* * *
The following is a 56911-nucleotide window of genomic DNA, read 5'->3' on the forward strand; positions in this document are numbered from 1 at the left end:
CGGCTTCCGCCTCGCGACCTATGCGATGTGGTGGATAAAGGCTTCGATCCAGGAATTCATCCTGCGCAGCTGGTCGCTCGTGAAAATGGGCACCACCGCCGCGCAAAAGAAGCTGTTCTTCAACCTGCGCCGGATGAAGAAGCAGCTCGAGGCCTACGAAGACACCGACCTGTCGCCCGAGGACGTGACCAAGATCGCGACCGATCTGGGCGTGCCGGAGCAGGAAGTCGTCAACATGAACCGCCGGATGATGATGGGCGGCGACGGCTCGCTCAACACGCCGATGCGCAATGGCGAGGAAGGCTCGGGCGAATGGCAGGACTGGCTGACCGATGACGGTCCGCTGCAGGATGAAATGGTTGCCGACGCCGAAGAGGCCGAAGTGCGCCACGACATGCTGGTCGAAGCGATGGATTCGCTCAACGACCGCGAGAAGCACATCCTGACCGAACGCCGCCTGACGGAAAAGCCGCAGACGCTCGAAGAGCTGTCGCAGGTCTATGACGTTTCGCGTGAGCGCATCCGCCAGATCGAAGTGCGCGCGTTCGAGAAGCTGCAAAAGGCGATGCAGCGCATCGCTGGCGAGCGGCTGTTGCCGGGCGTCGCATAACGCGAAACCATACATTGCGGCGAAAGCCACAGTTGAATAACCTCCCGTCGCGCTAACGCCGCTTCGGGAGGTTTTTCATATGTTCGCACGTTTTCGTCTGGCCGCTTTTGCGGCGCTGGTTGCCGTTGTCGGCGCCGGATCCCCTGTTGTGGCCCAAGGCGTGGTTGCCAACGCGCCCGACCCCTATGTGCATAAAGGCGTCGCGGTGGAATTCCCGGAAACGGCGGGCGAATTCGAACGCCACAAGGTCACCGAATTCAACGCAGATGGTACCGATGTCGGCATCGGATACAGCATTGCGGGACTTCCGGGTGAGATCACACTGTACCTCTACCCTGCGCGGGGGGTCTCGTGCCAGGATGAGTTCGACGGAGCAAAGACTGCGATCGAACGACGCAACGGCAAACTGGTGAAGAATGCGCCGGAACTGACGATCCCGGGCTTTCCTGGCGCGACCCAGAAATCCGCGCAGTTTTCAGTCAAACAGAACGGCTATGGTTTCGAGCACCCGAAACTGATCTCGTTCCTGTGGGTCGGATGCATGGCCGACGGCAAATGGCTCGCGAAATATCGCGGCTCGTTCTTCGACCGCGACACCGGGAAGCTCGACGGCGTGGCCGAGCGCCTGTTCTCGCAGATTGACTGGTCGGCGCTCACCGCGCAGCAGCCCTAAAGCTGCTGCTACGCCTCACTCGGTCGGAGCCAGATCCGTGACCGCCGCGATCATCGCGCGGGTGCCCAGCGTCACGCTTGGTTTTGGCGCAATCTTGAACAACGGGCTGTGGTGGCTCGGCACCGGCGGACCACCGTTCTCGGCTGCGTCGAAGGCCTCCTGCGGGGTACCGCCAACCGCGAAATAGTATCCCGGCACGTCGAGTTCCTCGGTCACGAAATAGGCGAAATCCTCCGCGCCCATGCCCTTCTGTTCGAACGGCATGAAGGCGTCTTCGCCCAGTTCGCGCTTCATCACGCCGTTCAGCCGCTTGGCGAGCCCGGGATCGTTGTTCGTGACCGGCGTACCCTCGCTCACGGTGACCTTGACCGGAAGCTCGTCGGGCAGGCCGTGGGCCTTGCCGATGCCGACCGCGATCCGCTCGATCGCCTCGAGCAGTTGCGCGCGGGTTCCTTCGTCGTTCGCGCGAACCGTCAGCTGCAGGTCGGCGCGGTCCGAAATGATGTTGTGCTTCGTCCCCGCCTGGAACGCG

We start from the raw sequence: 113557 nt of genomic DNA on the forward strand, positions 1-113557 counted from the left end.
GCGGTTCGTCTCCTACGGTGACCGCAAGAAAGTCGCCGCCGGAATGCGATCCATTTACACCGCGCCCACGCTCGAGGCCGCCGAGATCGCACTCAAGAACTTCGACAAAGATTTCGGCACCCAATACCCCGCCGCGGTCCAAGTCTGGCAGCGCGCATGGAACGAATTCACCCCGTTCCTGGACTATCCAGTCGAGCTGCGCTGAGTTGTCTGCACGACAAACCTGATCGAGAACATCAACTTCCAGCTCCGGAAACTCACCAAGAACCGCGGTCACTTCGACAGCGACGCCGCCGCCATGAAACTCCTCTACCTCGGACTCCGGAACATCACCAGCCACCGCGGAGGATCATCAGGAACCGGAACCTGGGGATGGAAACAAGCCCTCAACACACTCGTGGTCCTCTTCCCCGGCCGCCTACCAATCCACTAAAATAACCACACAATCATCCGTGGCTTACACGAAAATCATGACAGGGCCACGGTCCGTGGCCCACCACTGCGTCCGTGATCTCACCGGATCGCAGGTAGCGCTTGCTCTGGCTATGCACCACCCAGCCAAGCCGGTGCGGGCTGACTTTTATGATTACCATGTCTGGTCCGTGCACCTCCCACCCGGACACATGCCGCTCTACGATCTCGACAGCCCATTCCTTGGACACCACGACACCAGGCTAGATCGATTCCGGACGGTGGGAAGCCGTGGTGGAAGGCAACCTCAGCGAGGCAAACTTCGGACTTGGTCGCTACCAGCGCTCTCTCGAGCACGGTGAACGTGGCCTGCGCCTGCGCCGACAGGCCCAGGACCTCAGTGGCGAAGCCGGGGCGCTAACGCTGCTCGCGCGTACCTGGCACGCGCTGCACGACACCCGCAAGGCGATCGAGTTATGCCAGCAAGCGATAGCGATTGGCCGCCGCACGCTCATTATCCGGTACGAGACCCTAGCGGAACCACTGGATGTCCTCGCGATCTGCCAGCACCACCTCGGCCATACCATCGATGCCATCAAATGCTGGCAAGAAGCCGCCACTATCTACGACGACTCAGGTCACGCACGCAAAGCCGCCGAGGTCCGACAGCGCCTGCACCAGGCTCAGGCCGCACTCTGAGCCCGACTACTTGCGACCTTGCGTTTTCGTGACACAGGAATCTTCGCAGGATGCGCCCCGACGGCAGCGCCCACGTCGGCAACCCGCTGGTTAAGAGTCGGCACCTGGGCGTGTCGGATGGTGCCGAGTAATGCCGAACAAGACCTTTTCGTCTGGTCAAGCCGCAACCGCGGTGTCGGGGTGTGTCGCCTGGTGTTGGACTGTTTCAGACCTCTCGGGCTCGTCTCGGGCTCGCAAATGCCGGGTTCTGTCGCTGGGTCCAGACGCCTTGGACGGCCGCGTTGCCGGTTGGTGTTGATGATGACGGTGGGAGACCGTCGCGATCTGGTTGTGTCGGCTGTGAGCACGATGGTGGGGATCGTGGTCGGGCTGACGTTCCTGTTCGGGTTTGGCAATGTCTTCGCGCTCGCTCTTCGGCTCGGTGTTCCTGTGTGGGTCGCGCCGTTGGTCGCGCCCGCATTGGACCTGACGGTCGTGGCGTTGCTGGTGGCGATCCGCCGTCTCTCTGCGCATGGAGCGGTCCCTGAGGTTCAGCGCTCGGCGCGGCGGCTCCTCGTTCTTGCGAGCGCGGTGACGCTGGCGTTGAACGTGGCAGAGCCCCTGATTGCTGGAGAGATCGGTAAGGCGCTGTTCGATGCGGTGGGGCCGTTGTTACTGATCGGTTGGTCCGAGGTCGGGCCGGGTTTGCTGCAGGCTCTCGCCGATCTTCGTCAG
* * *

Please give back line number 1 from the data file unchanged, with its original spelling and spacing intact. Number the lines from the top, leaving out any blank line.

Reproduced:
The following is a 56911-nucleotide window of genomic DNA, read 5'->3' on the forward strand; positions in this document are numbered from 1 at the left end: